Diet, Cooking Methods, Supplements: Public Health Impact
DCEG research on the effects of diet, cooking methods, and supplements on cancer has made a significant impact in the following areas:The National Toxicology Program’s Report on Carcinogens removed saccharin from their list of potential carcinogens after a DCEG study established the lack of an association between saccharin use and bladder cancer risk (Hoover and Strasser, 1980).
Several DCEG studies indicating that diets high in vegetables and fruits are associated with reduced risk of various cancers (Ziegler et al., 1981, 1986; Winn et al., 1984) influenced public health recommendations.
The Nutrition Intervention Trials in Linxian, China, were the first randomized trials to demonstrate that vitamin/mineral supplementation reduces total mortality and cancer-related deaths in a population with nutritional deficiencies (Blot et al., 1993).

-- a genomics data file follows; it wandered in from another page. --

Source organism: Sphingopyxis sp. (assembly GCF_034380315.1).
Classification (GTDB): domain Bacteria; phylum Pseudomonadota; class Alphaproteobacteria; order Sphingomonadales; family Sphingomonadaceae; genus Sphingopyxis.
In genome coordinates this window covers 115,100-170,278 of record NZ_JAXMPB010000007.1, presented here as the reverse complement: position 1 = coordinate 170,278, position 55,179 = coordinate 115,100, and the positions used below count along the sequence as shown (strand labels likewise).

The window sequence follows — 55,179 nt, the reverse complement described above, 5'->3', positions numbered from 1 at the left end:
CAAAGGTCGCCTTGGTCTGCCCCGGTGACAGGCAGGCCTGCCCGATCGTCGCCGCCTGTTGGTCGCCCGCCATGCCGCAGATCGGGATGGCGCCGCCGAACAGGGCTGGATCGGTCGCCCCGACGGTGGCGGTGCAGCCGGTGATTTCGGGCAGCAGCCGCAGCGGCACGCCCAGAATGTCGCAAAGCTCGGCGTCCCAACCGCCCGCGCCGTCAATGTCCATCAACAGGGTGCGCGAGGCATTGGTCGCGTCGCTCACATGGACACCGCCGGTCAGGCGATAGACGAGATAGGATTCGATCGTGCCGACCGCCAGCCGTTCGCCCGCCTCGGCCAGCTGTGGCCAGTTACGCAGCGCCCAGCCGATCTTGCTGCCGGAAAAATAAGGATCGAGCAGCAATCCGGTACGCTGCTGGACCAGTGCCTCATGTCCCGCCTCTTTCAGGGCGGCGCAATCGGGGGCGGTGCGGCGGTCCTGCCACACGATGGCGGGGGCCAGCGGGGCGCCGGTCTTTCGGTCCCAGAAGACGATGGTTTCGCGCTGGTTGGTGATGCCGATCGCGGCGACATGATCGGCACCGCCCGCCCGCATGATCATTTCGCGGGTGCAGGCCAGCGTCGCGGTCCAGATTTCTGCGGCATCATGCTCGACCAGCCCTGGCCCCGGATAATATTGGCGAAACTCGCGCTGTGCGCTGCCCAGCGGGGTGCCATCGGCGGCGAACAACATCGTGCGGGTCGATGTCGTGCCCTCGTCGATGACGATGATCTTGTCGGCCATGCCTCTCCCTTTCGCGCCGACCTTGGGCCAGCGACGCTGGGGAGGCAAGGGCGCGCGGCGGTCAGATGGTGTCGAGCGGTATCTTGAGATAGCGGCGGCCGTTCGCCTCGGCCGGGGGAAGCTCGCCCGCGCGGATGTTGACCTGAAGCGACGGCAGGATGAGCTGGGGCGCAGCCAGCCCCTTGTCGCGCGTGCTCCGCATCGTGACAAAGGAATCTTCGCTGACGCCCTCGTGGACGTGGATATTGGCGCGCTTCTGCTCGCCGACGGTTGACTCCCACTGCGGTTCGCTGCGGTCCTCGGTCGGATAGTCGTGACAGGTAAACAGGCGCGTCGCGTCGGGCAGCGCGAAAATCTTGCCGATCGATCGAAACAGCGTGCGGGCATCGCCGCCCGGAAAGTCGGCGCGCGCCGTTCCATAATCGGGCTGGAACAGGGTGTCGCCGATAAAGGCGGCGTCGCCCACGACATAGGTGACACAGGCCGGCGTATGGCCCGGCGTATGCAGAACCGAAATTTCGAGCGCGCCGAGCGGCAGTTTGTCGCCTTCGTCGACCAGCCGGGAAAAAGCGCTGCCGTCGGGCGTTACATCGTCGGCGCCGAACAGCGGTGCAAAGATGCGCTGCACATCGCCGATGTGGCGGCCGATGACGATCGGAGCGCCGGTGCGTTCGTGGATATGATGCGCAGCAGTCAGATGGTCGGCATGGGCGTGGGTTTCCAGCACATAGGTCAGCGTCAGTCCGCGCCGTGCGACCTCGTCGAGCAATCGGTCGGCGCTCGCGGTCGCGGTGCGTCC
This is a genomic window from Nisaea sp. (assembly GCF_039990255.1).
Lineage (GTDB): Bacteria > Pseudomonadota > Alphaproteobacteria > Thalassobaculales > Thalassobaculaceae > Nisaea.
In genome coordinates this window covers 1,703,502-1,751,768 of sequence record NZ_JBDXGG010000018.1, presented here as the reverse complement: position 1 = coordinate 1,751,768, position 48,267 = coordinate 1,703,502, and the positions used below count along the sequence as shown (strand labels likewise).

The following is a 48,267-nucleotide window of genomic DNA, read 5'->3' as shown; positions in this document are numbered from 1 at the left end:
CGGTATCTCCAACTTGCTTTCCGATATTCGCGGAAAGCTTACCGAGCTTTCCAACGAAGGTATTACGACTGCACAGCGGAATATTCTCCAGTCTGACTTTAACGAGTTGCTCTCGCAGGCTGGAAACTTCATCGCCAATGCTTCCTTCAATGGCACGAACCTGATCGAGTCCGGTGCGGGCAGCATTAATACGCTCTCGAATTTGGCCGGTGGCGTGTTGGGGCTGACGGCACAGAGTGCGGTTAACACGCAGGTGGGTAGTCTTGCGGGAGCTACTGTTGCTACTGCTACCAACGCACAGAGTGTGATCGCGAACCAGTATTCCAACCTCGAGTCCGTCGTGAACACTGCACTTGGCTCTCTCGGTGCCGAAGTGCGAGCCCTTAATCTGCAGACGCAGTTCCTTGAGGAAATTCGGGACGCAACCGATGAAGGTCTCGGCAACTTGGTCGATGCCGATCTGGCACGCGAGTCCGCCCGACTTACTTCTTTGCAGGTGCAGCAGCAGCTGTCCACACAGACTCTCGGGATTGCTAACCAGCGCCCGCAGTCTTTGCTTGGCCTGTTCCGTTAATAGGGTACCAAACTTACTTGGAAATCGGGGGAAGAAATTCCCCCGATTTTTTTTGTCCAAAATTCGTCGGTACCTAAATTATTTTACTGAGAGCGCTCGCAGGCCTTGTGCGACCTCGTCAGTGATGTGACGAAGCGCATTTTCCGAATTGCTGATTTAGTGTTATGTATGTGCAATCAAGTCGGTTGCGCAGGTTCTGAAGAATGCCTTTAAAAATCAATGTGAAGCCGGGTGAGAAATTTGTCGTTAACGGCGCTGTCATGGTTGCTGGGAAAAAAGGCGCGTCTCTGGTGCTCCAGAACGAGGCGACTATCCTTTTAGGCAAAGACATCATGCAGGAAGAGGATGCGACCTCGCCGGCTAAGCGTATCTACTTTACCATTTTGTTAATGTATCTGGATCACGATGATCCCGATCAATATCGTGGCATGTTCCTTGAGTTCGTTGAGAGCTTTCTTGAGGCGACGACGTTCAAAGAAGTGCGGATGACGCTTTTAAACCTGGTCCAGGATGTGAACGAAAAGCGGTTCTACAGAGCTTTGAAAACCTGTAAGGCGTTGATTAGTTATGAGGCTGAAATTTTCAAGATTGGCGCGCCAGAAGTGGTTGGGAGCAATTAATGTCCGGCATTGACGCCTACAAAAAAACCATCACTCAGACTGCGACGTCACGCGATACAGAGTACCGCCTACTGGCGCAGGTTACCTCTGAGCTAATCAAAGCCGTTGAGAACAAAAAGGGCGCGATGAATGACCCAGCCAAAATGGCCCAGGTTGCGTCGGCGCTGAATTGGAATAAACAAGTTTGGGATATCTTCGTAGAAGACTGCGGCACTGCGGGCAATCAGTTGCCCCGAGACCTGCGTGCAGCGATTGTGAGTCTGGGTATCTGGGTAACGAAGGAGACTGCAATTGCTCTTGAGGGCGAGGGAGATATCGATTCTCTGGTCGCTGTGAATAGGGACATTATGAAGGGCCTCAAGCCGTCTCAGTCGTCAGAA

DCEG researchers reported that carcinogenic heterocyclic amines are generated in meat during high-temperature cooking (Sinha et al., 1994, 1995) which led to public health recommendations on cooking practices.
DCEG studies of serum levels of vitamin D in relation to cancer mortality (Freedman et al., 2007) and breast cancer risk (Freedman et al., 2008) provided key evidence to the Institute of Medicine’s 2010 report Dietary Reference Intakes for Calcium and Vitamin D.
In studies of coffee intake, investigators confirmed previous studies showing an inverse association between coffee drinking and mortality and found similar associations in participants with genetic variants conveying both faster and slower caffeine metabolism (Loftfield E, et al. 2018).